April 12th, 2006 by Multimedia Mike
Every now and then Pickover tosses out an extremely obvious puzzle. Given the following sequence of numbers:

1, 27, 125, 343, 729, 1331, 2197, 3375, x

what is x? Now, when I say “obvious” in this context I should clarify that the solution is relatively straightforward to the math-trained mind. Typically the solutions to such numerical puzzles are along the lines of “The latitude coordinates of the original U.S. colonies multiplied by the longitude coordinates of the same, then add 3.”

Anyway, that was today’s puzzle. The puzzle for April 4 was to find the numbers, A and B, that satisfy the following equation:

A^{B} + B^{A} = A7

My first impulse was there should be some way to solve for A and B, maybe involving logarithms or something, until I noticed that there were 2 variables and only 1 equation which, per my math classes of long ago, proves difficult. So, a brute force program it was. Surprisingly, there is only 1 solution.

*See [more] for the answers, I mean, if you really care.*

I have a stack of puzzles to work through that should be brute-force-able using a combination of permutation logic and graph techniques. Eventually, I imagine I will be able to assemble a program toolkit to rip through an entire year of these puzzles automatically.

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March 24th, 2006 by Multimedia Mike
I used to think that it would be too far-fetched to write a computer program to determine the solution(s) to one of Pickover’s more linguistic puzzles, such as the puzzle for 2006/03/22; find letters to fill in positions 1, 3, and 5 to form an actual word:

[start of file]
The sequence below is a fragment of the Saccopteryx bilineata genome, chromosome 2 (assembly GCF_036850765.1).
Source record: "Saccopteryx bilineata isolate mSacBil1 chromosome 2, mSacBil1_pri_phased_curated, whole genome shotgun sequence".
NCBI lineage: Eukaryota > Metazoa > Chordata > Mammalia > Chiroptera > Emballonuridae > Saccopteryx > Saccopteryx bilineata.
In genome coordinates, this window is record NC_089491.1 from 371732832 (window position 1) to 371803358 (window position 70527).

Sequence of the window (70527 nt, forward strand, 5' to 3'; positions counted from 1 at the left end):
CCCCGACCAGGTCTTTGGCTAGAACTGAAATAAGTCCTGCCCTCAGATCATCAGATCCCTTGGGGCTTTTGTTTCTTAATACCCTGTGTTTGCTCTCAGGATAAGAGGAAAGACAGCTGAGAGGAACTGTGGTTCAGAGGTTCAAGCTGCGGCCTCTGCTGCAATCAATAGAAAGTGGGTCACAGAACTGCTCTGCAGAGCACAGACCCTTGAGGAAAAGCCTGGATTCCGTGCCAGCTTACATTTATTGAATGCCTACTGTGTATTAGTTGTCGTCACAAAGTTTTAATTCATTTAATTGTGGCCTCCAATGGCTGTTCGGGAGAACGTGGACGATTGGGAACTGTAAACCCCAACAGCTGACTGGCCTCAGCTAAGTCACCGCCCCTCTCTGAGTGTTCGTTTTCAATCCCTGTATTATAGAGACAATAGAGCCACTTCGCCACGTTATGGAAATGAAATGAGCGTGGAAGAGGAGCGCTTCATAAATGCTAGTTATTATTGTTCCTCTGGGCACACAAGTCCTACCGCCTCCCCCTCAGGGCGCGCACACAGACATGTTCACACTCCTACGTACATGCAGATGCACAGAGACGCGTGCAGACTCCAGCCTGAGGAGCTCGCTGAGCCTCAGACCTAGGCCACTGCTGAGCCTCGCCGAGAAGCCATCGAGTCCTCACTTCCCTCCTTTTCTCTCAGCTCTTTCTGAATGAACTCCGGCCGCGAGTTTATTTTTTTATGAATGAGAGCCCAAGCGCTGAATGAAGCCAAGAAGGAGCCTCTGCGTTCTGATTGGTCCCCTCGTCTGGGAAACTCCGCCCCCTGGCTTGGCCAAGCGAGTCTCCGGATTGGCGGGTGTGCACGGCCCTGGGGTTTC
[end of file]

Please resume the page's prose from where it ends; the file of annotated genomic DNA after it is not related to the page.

1 n 3 i 5 n

I decided to call in the help of a program I had only heard of — Ispell — that I previously had no use for because I’m the most awesome spehlurr I personally know. However, I researched it, installed it, and determined that I could use it to come up with a list of plausible puzzle solutions.

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March 23rd, 2006 by Multimedia Mike
Big Brain’s puzzle for the weekend of March 11-12 was essentially an anagram puzzle. Using the following 12 letters:

e c m a o n s a d e l k

form an 8-letter (English) word and a 4-letter (English) word. One word tastes good and the other carries stuff. Usually, I am at a loss to write a program that can re-sort letters and find what look to be valid words. However, I recently found an anagram generator. Go to the homepage of the GNU MP Bignum library, scroll way to the bottom and find “Demo 2 — Find Anagrams”. One day, I hope to understand how big numbers pertain to computing anagrams. Anyway, insert those 12 letters and you will find an impressive list of anagrams, including the correct answer for the puzzle! For added enjoyment, insert your name or those of your friends (the Guru’s name anagrams to “Hemimeridae larceny”).

*Your reign of terror-logic will not last long, Pickover. We have technology on our side.*

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March 12th, 2006 by Multimedia Mike
You thought those Pickover puzzles were inane? Well, you were right. But it does help to keep a programmer sharp on pure computer science skills. One reason I have been having such a good time reverse engineering the FAAD2 source is because it represents a bunch of little puzzles. Only they’re considerably more straightforward and grounded in reality than the Pickover puzzles. If these puzzles were on a Pickover calendar page, they would be worded along the lines of,

“There are 8,192 numbers stored in a table called iq_table. 0, 1, 2.5198420997897464, 4.3267487109222245, all the way up to 165113.4940829452. What is the common property that connects all of these numbers?”

The answer (thanks to Jindrich Makovicka for pointing this out on the ffmpeg-devel list) is that each number is its index (0..8191) raised to an exponent of 4/3: iq_table[index] = index^{4/3}. Here are some more puzzles:

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